That’s how my grandfather ended up in the States. He ended up in the Midwest because he had distant cousins who owned newspaper recycling plants in the American Midwest and they wanted to open a new branch in Oklahoma City, which is where my grandfather eventually ended up. He did have a brief stint where he went back to Palestine in the thirties - he was the first mayor of Nes Ziona. But it didn’t really work. In the intervening period he’d met my grandmother who was not prepared to live in pre-state Israel for a variety of reasons - so they settled in Oklahoma City and Tulsa. My grandfather was fiercely Zionistic for his entire life and they did go back to Israel occasionally, but not often, as it wasn’t easy.

There’s an air force base near Oklahoma City and there used to be a lot of Israeli air force people who would come through for training and my grandparents’ house was always full of Israeli air force people coming to stay and attend Jewish festivals.

My grandfather was also a chazzan. I don’t know when he learned to do it but he had an amazing voice and he did the chazzanut at the local synagogue in his spare time and he used to sing on the radio in Oklahoma City. We have recordings of him doing radio programmes; he had a regular slot on the radio and he would sing Jewish songs and synagogue stuff. My mother was in the synagogue choir - I think it was a Conservative synagogue - and they used to do things for Jewish festivals and educate the local population. My grandparents always had a guest book in the front of the house. Anyone who was coming to Oklahoma for any reason came to their house. They were a sort of repository for stray Israelis which were more than you might have imagined!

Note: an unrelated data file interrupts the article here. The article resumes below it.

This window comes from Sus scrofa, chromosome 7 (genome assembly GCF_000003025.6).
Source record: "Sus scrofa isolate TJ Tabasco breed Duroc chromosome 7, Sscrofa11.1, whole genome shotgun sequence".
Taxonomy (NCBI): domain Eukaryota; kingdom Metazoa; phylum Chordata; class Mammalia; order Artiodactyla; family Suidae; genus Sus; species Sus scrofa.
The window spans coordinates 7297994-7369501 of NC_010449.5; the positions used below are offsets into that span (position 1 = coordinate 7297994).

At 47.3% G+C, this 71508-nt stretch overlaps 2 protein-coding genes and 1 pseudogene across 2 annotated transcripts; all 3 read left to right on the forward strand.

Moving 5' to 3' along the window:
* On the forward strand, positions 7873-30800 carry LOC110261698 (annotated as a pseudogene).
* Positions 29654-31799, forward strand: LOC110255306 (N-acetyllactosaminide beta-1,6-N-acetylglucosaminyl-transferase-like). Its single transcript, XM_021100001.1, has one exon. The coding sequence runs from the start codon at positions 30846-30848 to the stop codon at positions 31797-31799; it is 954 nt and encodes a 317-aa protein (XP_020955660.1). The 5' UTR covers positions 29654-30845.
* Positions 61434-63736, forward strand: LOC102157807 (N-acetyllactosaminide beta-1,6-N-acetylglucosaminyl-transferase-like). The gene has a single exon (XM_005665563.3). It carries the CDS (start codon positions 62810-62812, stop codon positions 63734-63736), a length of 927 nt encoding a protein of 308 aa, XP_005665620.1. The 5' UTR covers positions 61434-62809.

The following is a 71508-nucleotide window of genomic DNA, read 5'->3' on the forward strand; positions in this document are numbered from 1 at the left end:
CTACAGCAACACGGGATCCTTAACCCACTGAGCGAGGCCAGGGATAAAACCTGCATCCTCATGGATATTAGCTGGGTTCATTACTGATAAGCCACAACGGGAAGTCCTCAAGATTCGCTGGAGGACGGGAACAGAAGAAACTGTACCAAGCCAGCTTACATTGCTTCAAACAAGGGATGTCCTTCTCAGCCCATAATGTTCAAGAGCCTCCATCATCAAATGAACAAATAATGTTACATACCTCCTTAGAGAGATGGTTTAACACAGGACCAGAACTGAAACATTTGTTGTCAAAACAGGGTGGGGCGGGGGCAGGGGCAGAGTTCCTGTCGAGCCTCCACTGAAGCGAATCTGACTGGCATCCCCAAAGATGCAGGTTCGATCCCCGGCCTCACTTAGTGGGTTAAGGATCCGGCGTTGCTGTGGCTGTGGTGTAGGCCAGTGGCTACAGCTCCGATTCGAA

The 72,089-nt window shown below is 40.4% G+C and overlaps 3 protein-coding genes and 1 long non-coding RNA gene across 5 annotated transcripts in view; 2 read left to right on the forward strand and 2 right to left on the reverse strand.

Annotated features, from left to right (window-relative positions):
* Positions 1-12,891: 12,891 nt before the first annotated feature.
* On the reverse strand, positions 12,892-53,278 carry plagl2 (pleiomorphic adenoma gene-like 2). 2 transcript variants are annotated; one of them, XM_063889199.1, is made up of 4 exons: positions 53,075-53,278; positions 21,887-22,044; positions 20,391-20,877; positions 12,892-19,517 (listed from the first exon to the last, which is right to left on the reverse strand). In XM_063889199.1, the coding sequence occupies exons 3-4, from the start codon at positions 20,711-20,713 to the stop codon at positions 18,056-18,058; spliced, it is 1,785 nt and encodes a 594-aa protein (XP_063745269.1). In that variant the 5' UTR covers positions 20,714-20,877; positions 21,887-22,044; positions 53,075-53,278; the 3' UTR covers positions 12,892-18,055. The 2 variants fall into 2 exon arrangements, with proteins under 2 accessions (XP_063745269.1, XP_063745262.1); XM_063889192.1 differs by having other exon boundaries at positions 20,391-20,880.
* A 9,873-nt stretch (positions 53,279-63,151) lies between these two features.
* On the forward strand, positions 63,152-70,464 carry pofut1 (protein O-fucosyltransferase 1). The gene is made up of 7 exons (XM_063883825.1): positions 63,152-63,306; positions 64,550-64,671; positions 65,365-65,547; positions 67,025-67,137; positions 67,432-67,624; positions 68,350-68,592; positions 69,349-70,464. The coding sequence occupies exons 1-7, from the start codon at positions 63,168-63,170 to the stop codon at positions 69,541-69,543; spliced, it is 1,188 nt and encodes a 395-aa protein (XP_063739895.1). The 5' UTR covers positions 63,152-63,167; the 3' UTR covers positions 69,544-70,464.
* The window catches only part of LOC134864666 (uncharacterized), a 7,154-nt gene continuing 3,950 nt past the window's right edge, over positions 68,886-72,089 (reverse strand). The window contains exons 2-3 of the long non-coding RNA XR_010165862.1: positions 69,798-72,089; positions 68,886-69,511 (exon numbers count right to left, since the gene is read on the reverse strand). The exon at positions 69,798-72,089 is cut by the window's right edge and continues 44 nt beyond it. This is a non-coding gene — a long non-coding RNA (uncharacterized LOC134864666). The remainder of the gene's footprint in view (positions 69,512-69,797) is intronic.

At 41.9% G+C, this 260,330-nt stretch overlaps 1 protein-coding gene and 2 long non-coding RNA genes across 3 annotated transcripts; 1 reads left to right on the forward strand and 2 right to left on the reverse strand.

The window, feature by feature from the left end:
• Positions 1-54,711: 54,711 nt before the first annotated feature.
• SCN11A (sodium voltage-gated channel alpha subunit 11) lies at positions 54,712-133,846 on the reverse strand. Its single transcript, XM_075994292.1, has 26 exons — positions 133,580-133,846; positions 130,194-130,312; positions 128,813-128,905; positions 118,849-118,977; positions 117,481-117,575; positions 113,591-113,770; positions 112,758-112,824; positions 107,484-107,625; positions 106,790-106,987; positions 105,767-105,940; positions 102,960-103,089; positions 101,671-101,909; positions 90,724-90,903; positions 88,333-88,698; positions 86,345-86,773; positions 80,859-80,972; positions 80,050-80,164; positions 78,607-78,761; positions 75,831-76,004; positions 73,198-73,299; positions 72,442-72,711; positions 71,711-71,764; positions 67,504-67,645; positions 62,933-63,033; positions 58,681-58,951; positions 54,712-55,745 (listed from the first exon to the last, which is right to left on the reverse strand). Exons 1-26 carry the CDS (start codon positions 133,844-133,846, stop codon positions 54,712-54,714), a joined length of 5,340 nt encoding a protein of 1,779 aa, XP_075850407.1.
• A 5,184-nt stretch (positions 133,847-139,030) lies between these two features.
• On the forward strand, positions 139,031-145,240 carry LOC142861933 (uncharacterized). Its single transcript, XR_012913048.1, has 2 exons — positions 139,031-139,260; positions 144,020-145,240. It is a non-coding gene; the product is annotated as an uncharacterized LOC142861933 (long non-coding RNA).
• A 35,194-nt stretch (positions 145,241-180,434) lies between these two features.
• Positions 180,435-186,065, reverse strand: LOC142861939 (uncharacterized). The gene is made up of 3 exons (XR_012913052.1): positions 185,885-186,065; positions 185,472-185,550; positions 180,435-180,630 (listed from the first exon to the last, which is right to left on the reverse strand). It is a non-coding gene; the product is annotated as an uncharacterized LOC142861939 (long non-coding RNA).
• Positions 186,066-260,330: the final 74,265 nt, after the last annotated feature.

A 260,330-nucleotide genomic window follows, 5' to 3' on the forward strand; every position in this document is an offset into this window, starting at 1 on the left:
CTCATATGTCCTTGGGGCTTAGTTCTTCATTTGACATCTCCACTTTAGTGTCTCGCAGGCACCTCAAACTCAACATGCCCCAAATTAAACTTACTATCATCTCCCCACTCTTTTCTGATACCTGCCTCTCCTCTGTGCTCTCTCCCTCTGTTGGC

My grandfather had all kinds of interesting stories. My great-grandfather was head of the community in Nes Ziona and during the First World War the Turks rounded up all the heads of communities and he was sent to prison in Sfad or Tiberius - one or the other - so my grandfather, who was a teenager at the time, decided that he should go up to the prison and try to bribe the guards and get his father out of prison. But my great-grandfather, his father, refused to leave because he said everyone else would suffer if he got out. Eventually he was transferred to Damascus where we assume he was killed. My grandfather, on his way back to Nes Ziona, had to keep crossing over the front lines, as it were. And according to family legend he happened to be in Jerusalem when the British came in and was standing by the gates of the old city when Allenby got off his horse and walked through the gates. So he said! Whether it’s true...? It could well be!

I came to the UK when I was 21 to do graduate studies in Oxford at the Hebrew Studies Centre and then for reasons shrouded in mystery, even to me, I decided to go to rabbinical school at Leo Baeck [College]. My husband and son are English and the next one will be English too. I’ve been here since 1989, a while now, and that is how the tune got here, although in a strange sort of way my grandfather was British too as he was raised during the British mandate in Palestine.”